as \(\Delta s\to 0\) and \(\Delta t\to 0\text{,}\) a double Riemann sum of this form represents the double integral (over the variables \(s\) and \(t\)) of the function \(f(x(s,t),y(s,t),z(s,t)) \vecmag{(\vr_s \times \vr_t)(s,t)}\text{.}\) This leads to the following theorem.

Let a smooth surface \(S_1\) be parametrized by \(\vr(s,t)\) over a region \(D\text{,}\) and let \(f\) be a continuous function on a neighborhood around \(S_1\text{.}\) The accumulation of \(f(x,y,z)\) over \(S_1\) is denoted by \(\iint_{S_1} f \, dS\) and is called the scalar surface integral of \(f\) over \(S_1\). The scalar surface integral of \(f\) over \(S_1\) is computed as

\begin{equation*}
\iint_{S_1} f \, dS = \iint_D f(s,t) \vecmag{(\vr_s \times \vr_t)(s,t)} \, dA\text{.}
\end{equation*}

In the following example, we both reason about the value of a scalar surface integral without working through computations and apply Theorem 12.10.4 to compute values of scalar surface integrals.

For this example, we will consider the surface \(S_1\) given by \(x^2+y^2=z^2\) such that \(1\leq z \leq 3\text{.}\) This is the same part of the cone used in Example 12.9.9. We also let \(f(x,y,z)=x\text{.}\)

For our first part of our example, we use symmetry to reason about \(\iint_{S_1} f\, dS\text{.}\) Without using any calculations or parameterizations, we can reason that this scalar surface integral will be zero. In a scalar surface integral, we are calculating the accumulation of the scalar output over a surface area in space. In Figure 12.10.6, you can see that we can symmetrically break our surface \(S_1\) into two regions that have exactly the same surface area properties *and* symmetric output values for our scalar function, \(f\text{.}\) Here we denote by \(S_2\) the portion of \(S_1\) with \(x\geq 0\) (colored green), while \(S_3\) is the magenta portion of the surface, which has \(x \lt 0\text{.}\) The only difference between the green and magenta portions of Figure 12.10.6 that is relevant to our surface integral is that the values of \(f\) will be positive on the green surface \(S_2\) and negative on the magenta surface \(S_3\) No matter how we break up the Riemann sum or the corresponding scalar surface integral for the green side of our surface, applying the same pattern to the magenta side will give the same result but with an opposite sign. In other words,

\begin{equation*}
\int_{S_2} f \, dS = - \int_{S_3} f \, dS\text{.}
\end{equation*}

Therefore,

\begin{equation*}
\int_{S_1} f \, dS = \int_{S_2} f \, dS + \int_{S_3} f \, dS = \int_{S_2} f \, dS - \int_{S_2} f \, dS =0\text{.}
\end{equation*}

From a calculation standpoint, we can verify this result using our parameterization from Example 12.9.9 in Theorem 12.10.4. Specifically, we will use the parameterization of \(S_1\) given by \(\vr(s,t)=\langle s \cos(t), s \sin(t), s \rangle \) with bounds \(1\leq s \leq 3\) and \(0 \leq t \lt 2 \pi\text{.}\) We also know from Example 12.9.9 that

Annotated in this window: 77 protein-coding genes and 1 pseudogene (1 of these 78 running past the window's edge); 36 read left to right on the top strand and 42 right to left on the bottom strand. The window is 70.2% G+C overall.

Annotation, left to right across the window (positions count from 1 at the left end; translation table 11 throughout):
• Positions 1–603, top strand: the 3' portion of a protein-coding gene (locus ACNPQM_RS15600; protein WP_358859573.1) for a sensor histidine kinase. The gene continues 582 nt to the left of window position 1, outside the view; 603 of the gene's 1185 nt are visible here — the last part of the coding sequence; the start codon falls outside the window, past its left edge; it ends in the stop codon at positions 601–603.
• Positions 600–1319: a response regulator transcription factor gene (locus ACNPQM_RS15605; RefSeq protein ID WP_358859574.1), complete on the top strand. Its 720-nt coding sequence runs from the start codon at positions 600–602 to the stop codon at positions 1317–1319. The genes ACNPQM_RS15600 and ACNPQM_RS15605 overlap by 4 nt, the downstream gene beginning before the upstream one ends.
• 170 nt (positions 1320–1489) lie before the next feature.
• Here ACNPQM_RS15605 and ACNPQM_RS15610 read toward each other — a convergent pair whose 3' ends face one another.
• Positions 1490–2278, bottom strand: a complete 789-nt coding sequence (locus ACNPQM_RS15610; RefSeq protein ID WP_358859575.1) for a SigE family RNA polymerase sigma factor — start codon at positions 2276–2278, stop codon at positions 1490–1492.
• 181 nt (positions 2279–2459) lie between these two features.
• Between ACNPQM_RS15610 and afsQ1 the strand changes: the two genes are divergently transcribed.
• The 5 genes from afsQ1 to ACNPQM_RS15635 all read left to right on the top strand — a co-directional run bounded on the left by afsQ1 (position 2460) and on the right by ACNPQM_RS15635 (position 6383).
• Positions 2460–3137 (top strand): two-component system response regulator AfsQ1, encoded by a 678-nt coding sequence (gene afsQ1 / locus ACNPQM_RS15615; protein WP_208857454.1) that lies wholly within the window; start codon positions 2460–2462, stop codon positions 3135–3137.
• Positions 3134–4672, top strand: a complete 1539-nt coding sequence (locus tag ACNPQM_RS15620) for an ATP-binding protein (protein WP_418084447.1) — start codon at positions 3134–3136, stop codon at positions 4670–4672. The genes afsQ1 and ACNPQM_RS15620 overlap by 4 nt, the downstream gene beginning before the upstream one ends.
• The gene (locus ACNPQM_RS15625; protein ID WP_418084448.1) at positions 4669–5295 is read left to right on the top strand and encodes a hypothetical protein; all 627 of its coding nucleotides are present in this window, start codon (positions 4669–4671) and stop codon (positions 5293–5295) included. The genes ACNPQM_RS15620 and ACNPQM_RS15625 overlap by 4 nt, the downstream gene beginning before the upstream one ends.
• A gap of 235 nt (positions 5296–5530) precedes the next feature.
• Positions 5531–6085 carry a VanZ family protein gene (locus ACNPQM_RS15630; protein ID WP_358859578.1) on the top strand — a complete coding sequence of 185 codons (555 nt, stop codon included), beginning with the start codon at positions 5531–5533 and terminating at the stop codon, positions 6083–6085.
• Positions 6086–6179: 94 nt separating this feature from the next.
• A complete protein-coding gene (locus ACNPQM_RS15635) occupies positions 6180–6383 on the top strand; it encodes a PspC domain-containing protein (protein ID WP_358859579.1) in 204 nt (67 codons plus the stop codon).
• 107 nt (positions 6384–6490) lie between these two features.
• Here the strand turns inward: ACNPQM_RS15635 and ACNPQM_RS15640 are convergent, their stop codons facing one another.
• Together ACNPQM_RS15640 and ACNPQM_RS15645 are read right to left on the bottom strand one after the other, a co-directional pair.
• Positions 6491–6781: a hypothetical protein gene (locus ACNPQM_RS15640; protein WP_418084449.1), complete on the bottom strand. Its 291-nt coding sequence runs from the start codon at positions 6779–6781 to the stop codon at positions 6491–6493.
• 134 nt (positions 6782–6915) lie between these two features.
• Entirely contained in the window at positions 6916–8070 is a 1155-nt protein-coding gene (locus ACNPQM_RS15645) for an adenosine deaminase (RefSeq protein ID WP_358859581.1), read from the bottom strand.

\begin{equation*}
\vw= \vr_s \times \vr_t = \langle-s \cos(t), -s \sin(t), s \rangle \text{.}
\end{equation*}

Hence, we have \(\vecmag{\vw}=\sqrt{s^2(\cos(t)^2+\sin(t)^2) +s^2}=2s\text{.}\) Thus, Theorem 12.10.4 gives

\begin{equation*}
\int_{S_1} f \, dS = \int_1^3 \int_0^{2\pi} (s \cos(t)) \, 2s\, dt\, ds =0\text{.}
\end{equation*}

Notice that we can evaluate this integral quickly because the inside integral is \(\int_0^{2\pi} \cos(t)\, dt = 0\text{.}\)

If we want to calculate the integral of \(f(x,y,z) = x\) over \(S_2\text{,}\) then we have very little extra work to do. Only the bounds on the integral will change since we are using the same parameterization and function from the previous part. We can use the parameterization given by \(\vr(s,t)=\langle s \cos(t), s \sin(t), s \rangle \) with \(1\leq s \leq 3\) and \(-\frac{\pi}{2} \leq t \lt \frac{\pi}{2} \text{.}\) As before, \(\vecmag{\vw} =\sqrt{s^2(\cos(t)^2+\sin(t)^2) +s^2}=2s\text{.}\) Thus, Theorem 12.10.4 gives

\begin{align*}
\int_{S_2} f \, dS \amp = \int_1^3 \int_{-\frac{\pi}{2}}^{\frac{\pi}{2}} (s \cos(t)) \, 2s\, dt\, ds\\
\amp = \int_1^3 2s^2 [\sin(t)]_{|_{t=-\frac{\pi}{2}}^{\frac{\pi}{2}}} \, ds\\
\amp = \int_1^3 4s^2 \, ds\\
\amp = \int_1^3 4s^2 \, ds = 104/3\text{.}
\end{align*}

It makes sense that the result of \(\int_{S_2} f \, dS\) is positive because the output of our function is non-negative for all points on \(S_2\text{.}\) Remember that the Riemann sum used in calculating surface integrals of scalar functions is the product of the function’s value on each piece times the estimate of the surface area. Thus, if the function’s value is positive for all points on the surface, then the scalar surface integral will also be positive.

Before moving on to an activity that gives you a chance to practice reasoning about scalar surface integrals, we consider an additional example. We

For this example, we will consider the same surface \(S_1\) as in Example 12.10.5, but we will change the scalar function we are integrating to something more complicated. Our goal is to calculate

\begin{equation*}
\int_{S_1} z-x^2 \, dS \text{.}
\end{equation*}

We can reuse the parameterization and calculations from above for \(S_1\) here and move directly to setting up the iterated integral. We will take a moment here to note that converting our scalar function \(g(x,y,z)= z-x^2\) to a function of \(s\) and \(t\) will give \(g(s,t)=s-s^2 \cos(t)^2\text{.}\) Therefore, we have the following iterated integral, which we evaluate:

\begin{align*}
\int_{S_1} z-x^2 \, dS \amp = \int_1^3 \int_{0}^{2 \pi} (s-s^2 \cos(t)^2) \cdot 2s\, dt\, ds\\